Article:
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Wrongful Death Suit Against MIT Filed By Parents of Richard Guy

By Kevin R. Lang


The parents of Richard A. Guy Jr. ’99 filed a wrongful death suit against MIT, one day before the three-year statute of limitations would have expired.

Guy died from asphyxiation as a result of nitrous oxide intoxication on Aug. 31, 1999, during Orientation. His parents, Richard A. Guy Sr. and Janet V. Guy, both of Mission Viejo, Calif., filed a complaint Aug. 30 with Middlesex Superior Court in Cambridge, suing MIT for one count of wrongful death and one count of wrongful death with gross negligence.

The Guys claim in their complaint that MIT “breached their duty to provide reasonable care, supervision and oversight of students in its dormitories,” and thus “MIT’s failure to meet its duty of care” contributed to Guy’s death.

MIT received an extension until Jan. 21, 2003, to answer the complaint. Daryl Lapp, an attorney for Palmer and Dodge LLP, which represents MIT, said that the answer date was delayed so the two parties could share information.

Lapp declined comment on any specifics of the case or MIT’s expected action. “The parties are exchanging information, and during that period of time ... they are going to have no public comment about the suit,” he said.

MIT spokesman Kenneth D. Campbell also declined to comment, as did Guy’s mother.

Other parties might be named

The Guys are also suing several persons named as “John/Jane Doe,” a method of naming additional, as yet unknown defendants. Three separate such defendants were named, including anyone who might have had some role in supervising Guy at East Campus, where he was a resident of Fifth East, anyone who might have allowed Guy access to nitrous oxide, and anyone employed through MIT Medical. The complaint admits that prior to 1999, Guy “had engaged in experimental drug use, and had sought treatment from MIT’s medical and health service staff for this problem.”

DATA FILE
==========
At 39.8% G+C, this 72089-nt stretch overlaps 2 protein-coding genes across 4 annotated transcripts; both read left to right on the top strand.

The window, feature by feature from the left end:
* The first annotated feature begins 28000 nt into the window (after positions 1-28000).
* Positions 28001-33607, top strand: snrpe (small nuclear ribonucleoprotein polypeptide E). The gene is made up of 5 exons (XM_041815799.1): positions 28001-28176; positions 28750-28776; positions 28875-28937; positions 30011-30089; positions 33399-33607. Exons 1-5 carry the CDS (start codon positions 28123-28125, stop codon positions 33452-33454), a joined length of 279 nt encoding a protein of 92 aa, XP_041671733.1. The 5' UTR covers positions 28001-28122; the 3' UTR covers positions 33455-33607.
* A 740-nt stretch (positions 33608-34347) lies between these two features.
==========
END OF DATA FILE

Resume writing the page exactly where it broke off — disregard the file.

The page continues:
The suit claims that by paying Guy’s tuition, room, and board, “included in these payments was MIT’s promise, through its student handbook and student registration materials, that it would supervise and oversee its students and, particularly, the student residents of its dormitories.”

According to the complaint, “MIT knew or should have known ... that drug use was ongoing” at East Campus, but instead MIT “allowed drug use ... to continue unabated.”

The complaint cites “the appearance of the 5th floor, where the walls and ceilings of part of the 5th floor were painted black and light bulbs painted pink and purple” as evidence of drug use on Fifth East. In addition, the complaint alleges that MIT “knew or should have known that [East Campus residents] abused nitrous oxide within the dormitory and kept a canister of nitrous oxide, sometimes referred to as ‘the dorm bottle.’”

The suit also claims that MIT did not take “reasonable steps” to secure canisters of nitrous oxide which were on campus “for valid scientific purposes.”

No damages named yet

The Guys have not made any claims for damages at this time, in part because they admit in the complaint that “Richard was not blameless in this tragedy.” Rather, the complaint requests “the full amount of damages proved at trial, plus punitive damages, interest, costs, attorneys fees and other such relief as this Court deems appropriate.”

The Guys are suing under Massachusetts General Law Chapter 229, Section 2, which defines wrongful death by either an act of negligence or by “by willful, wanton or reckless act.” The law allows for damages to be awarded for “expected net income, services, protection, care, assistance, society, companionship, comfort, guidance, counsel, and advice of the decedent to the persons entitled to the damages recovered.” Guy’s parents could be also be awarded burial expenses and punitive damages.

Others charged previously

The suit is the first legal action taken directly against MIT in the Guy case. In September 1999, Susan M. Mosher ’99 and Rene A. Ruiz ’99 were charged with drug possession with intent to distribute as a result of a Campus Police investigation into Guy’s death. Guy was found dead in Mosher’s room, Walcott 509.

Based on witness statements, MIT Police obtained a warrant to search Mosher’s room, where they found alcohol, marijuana, mushrooms, amphetamines, nitrous oxide, and various drug paraphernalia.

Guy’s not first nitrous oxide death

Guy’s death in August 1999 was not the first instance of nitrous oxide abuse involving members of the MIT community. In March 1984, Keith T. Ennis ’84 died at Tau Epsilon Phi after overdosing on nitrous oxide.

In 1988, Pi Lambda Phi was suspended from rushing freshman for violations including use of nitrous at a pledge party, and in 1991, two electricians working at Lincoln Lab died after using nitrous oxide in their van.